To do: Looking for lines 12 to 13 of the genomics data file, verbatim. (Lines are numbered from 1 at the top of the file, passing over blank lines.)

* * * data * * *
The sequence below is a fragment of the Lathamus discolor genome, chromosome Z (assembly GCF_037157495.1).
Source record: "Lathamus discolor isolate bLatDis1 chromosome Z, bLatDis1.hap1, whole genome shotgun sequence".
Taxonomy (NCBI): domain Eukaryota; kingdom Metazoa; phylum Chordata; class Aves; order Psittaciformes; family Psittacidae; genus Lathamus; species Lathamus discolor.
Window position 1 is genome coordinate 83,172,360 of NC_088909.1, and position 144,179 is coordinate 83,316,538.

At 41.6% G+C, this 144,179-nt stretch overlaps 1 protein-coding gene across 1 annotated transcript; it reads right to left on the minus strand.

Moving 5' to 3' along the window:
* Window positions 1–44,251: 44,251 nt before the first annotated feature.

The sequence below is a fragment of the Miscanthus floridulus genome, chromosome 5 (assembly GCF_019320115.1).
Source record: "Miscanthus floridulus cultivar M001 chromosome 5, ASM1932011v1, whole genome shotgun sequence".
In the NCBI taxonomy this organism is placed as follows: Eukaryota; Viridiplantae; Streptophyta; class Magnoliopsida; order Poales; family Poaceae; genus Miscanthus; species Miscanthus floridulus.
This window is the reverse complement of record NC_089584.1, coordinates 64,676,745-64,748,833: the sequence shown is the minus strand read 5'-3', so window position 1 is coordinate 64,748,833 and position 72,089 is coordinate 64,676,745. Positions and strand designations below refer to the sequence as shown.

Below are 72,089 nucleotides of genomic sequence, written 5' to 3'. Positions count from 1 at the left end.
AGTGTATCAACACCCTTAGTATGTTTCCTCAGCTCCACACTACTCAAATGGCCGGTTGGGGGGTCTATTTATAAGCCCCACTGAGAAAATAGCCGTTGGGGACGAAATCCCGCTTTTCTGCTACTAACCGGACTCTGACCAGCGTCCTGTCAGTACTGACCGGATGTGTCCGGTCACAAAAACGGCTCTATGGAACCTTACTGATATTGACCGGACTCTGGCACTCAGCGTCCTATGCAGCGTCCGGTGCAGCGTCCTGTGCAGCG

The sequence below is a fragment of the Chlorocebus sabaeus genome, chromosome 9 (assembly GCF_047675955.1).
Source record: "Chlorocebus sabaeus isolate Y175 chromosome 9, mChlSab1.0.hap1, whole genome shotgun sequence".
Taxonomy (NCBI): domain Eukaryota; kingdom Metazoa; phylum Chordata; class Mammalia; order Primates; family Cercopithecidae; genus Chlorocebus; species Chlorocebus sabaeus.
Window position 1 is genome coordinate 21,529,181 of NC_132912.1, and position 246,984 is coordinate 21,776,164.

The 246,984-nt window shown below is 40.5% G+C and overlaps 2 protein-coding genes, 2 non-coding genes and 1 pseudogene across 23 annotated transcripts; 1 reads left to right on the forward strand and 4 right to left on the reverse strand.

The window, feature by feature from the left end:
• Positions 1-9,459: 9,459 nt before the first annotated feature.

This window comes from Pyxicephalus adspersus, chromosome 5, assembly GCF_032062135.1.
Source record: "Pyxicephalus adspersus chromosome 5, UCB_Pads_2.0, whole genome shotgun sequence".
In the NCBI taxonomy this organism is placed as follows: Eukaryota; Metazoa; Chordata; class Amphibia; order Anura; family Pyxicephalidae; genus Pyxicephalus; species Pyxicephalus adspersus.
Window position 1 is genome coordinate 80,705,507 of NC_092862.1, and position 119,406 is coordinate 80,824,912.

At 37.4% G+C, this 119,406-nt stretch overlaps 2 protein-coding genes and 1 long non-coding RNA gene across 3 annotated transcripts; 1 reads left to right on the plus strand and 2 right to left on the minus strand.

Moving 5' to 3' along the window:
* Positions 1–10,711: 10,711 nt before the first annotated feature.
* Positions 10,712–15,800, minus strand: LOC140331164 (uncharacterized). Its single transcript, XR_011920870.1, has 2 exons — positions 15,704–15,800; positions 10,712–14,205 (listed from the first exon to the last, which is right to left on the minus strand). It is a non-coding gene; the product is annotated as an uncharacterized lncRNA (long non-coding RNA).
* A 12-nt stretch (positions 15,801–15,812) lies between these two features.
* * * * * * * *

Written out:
Below are 72,089 nucleotides of genomic sequence, written 5' to 3'. Positions count from 1 at the left end.
AGTGTATCAACACCCTTAGTATGTTTCCTCAGCTCCACACTACTCAAATGGCCGGTTGGGGGGTCTATTTATAAGCCCCACTGAGAAAATAGCCGTTGGGGACGAAATCCCGCTTTTCTGCTACTAACCGGACTCTGACCAGCGTCCTGTCAGTACTGACCGGATGTGTCCGGTCACAAAAACGGCTCTATGGAACCTTACTGATATTGACCGGACTCTGGCACTCAGCGTCCTATGCAGCGTCCGGTGCAGCGTCCTGTGCAGCG